We leave him in the care of his aunt who has come to meet him. It turns out that his father now lives elsewhere with a new wife and a young family. It also emerges that Sali’s 14-year-old brother, with whom he had travelled, is still in Yemen.

Fanose Degefa, the head of the women and child protection office, summarizes the reasons for the youth emigration in her area as poverty, single parent households with several children — like Sali’s — and peer pressure.

Indeed, the biggest pull factor for migrants is someone in their neighbourhood who has made it, says Worku, my travel companion.

For four years Worku’s work has centred on assisting returning migrants. Among his duties is tracing the families of the returnees — including those of the seven boys we have just taken home. “It’s not easy, sometimes the phone (belonging to returnee’s guardian) is not working.”

However, the breakthrough is usually provided by the local Bowca representatives, such as Guddina and Degefa, who can locate the family and connect them to the returnee.

Worku constantly imagines that some of the returning migrants he assists will re-emigrate. Although this is common, it does not preclude further assistance under the Joint Initiative.

In fact, on separate occasions, he has handled the return of three people, twice. This means on two occasions they have sought assistance from IOM to return home.

Kasahun says as long as the returnees have financial problems, emigrating remains an option.

“The main reason for migration in Ethiopia is financial problems. If these can’t be solved, they will re-emigrate,” he says. However, some of his most satisfying moments are when he witnesses tears of joy when families re-unite.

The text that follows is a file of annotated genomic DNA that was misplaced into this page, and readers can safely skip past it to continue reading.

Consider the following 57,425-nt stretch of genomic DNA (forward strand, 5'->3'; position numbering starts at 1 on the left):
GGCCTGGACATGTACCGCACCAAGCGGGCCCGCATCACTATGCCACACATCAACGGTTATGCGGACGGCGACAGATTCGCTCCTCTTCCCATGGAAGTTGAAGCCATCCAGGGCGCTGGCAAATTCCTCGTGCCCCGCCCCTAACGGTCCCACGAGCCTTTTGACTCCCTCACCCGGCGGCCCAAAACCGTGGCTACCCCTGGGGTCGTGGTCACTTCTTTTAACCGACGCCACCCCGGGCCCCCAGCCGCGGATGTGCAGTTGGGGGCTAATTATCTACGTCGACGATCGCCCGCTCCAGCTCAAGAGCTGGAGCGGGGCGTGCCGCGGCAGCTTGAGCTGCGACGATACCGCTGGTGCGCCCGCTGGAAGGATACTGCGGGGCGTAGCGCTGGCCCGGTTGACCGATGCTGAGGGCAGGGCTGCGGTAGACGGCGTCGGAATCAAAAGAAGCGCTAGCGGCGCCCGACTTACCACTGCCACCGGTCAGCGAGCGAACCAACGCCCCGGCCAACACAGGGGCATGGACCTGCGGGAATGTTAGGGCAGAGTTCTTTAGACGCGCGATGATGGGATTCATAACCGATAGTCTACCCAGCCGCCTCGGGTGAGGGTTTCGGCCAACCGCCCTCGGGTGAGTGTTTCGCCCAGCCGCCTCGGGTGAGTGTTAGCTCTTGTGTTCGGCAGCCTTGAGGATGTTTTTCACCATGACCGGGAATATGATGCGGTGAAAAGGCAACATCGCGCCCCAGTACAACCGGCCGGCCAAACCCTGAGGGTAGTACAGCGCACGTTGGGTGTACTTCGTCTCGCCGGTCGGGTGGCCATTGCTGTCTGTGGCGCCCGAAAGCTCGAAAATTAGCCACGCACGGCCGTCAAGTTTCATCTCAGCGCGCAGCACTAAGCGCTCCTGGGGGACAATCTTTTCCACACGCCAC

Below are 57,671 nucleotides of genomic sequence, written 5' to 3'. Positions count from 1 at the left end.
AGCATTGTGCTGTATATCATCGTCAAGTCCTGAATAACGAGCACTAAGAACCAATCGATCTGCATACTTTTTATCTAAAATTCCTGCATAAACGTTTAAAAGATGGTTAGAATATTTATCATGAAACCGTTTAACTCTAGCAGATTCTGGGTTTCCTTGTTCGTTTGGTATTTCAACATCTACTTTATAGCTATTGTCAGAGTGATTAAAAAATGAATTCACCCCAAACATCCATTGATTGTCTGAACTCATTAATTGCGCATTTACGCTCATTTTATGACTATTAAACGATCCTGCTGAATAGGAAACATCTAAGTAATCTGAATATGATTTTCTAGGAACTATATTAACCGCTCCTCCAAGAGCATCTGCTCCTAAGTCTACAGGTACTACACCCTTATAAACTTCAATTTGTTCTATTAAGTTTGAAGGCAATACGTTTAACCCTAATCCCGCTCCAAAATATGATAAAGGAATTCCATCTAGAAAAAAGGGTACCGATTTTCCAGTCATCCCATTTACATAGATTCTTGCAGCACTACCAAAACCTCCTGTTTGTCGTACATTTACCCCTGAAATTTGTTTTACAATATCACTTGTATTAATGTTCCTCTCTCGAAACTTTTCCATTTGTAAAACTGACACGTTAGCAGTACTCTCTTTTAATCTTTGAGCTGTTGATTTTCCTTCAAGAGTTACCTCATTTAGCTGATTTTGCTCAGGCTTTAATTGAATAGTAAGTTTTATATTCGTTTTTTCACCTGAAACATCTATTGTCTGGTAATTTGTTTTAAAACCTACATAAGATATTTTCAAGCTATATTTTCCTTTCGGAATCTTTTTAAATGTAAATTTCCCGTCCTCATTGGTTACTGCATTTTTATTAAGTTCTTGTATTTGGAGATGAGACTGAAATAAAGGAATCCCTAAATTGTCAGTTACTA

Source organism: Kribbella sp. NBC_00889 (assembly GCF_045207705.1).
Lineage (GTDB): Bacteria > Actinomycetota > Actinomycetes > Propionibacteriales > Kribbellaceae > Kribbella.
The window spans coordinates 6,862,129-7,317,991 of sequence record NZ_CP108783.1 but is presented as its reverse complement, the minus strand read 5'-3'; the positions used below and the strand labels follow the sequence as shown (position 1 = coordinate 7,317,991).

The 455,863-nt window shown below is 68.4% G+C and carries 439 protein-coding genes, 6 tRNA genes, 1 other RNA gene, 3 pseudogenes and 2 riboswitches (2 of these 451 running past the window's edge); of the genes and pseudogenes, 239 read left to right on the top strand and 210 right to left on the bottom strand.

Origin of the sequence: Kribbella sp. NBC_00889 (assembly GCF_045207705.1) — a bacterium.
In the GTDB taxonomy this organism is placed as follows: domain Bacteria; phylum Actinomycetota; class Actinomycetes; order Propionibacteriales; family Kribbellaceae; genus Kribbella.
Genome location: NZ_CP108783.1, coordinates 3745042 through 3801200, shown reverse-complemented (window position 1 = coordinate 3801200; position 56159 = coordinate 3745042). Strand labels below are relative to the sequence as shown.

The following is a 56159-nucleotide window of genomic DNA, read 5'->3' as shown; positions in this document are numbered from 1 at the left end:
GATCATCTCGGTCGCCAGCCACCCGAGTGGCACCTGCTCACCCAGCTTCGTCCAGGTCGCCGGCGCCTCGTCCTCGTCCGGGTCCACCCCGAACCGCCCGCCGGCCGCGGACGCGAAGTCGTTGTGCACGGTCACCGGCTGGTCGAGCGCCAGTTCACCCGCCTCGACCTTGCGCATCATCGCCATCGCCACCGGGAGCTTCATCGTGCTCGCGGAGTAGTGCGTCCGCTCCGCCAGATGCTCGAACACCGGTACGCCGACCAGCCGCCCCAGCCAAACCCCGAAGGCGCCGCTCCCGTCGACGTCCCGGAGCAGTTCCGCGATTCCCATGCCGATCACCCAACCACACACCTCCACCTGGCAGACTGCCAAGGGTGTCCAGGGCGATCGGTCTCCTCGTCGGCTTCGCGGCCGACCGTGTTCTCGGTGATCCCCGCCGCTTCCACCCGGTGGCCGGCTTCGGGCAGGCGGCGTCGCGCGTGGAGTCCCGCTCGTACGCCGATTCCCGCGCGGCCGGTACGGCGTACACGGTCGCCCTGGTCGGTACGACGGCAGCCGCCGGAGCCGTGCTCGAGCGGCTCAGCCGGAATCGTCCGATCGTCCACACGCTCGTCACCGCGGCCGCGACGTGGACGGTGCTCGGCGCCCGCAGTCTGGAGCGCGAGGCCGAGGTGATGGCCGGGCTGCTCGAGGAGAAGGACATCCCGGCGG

Sara Basha, the coordinator of the Joint Initiative in Ethiopia, explains that the seven teenagers will be supported in line with the programme’s protocols. Reintegration support starts with post arrival assistance offered to returnees at the Transit Centre.

Migrants are provided with temporary accommodation, hot meals, general medical screening, psychosocial counselling and specialized medical follow-up for those with specific medical needs. Family tracing also happens at the Transit Centre with the support of social workers — like Worku — assigned by the government.

Family tracing process usually takes between seven to 10 days. The reunification of the minors is also undertaken by the social workers. IOM’s most preferred reintegration support for minors is to enroll them all back in school. However, this is not always feasible for the case.

In terms of the law in Ethiopia, adolescents aged 14 years and above can engage in economic activities. “It is often difficult to convince returnees between 14 and 18 years to go back to school. A lot of them drop out of school even before they migrate and are not interested in going back to school,” Basha says.

Meanwhile, as October 2018, out of 2,500 returnees assisted by the Joint Initiative in Ethiopia, 22 per cent were minors. Of the same 2,500, 33 per cent went only as far the third grade while 48 per cent had education level between fourth and eighth grade.